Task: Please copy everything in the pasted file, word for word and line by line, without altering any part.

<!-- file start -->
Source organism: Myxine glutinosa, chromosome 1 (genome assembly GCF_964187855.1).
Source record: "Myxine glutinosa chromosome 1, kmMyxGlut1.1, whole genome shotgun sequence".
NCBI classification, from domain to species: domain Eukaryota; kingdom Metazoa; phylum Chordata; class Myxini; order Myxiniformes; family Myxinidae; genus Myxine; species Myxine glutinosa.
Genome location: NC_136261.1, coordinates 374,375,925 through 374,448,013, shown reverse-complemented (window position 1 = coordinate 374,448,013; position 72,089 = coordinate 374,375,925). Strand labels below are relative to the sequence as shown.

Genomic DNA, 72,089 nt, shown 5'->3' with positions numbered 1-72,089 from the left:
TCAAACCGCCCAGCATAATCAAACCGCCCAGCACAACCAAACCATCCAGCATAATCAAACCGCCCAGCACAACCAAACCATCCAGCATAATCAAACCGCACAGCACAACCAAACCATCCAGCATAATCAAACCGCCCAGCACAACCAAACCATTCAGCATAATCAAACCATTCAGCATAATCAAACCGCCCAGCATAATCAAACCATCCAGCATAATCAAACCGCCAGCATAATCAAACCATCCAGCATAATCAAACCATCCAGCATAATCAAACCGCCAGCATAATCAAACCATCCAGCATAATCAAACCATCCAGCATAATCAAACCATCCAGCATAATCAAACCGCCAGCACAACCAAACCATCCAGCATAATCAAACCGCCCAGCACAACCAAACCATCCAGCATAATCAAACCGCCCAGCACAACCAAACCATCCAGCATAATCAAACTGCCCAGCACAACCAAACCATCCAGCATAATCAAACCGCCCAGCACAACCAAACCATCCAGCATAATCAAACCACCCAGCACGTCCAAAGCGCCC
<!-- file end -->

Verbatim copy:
Source organism: Myxine glutinosa, chromosome 1 (genome assembly GCF_964187855.1).
Source record: "Myxine glutinosa chromosome 1, kmMyxGlut1.1, whole genome shotgun sequence".
NCBI classification, from domain to species: domain Eukaryota; kingdom Metazoa; phylum Chordata; class Myxini; order Myxiniformes; family Myxinidae; genus Myxine; species Myxine glutinosa.
Genome location: NC_136261.1, coordinates 374,375,925 through 374,448,013, shown reverse-complemented (window position 1 = coordinate 374,448,013; position 72,089 = coordinate 374,375,925). Strand labels below are relative to the sequence as shown.

Genomic DNA, 72,089 nt, shown 5'->3' with positions numbered 1-72,089 from the left:
TCAAACCGCCCAGCATAATCAAACCGCCCAGCACAACCAAACCATCCAGCATAATCAAACCGCCCAGCACAACCAAACCATCCAGCATAATCAAACCGCACAGCACAACCAAACCATCCAGCATAATCAAACCGCCCAGCACAACCAAACCATTCAGCATAATCAAACCATTCAGCATAATCAAACCGCCCAGCATAATCAAACCATCCAGCATAATCAAACCGCCAGCATAATCAAACCATCCAGCATAATCAAACCATCCAGCATAATCAAACCGCCAGCATAATCAAACCATCCAGCATAATCAAACCATCCAGCATAATCAAACCATCCAGCATAATCAAACCGCCAGCACAACCAAACCATCCAGCATAATCAAACCGCCCAGCACAACCAAACCATCCAGCATAATCAAACCGCCCAGCACAACCAAACCATCCAGCATAATCAAACTGCCCAGCACAACCAAACCATCCAGCATAATCAAACCGCCCAGCACAACCAAACCATCCAGCATAATCAAACCACCCAGCACGTCCAAAGCGCCC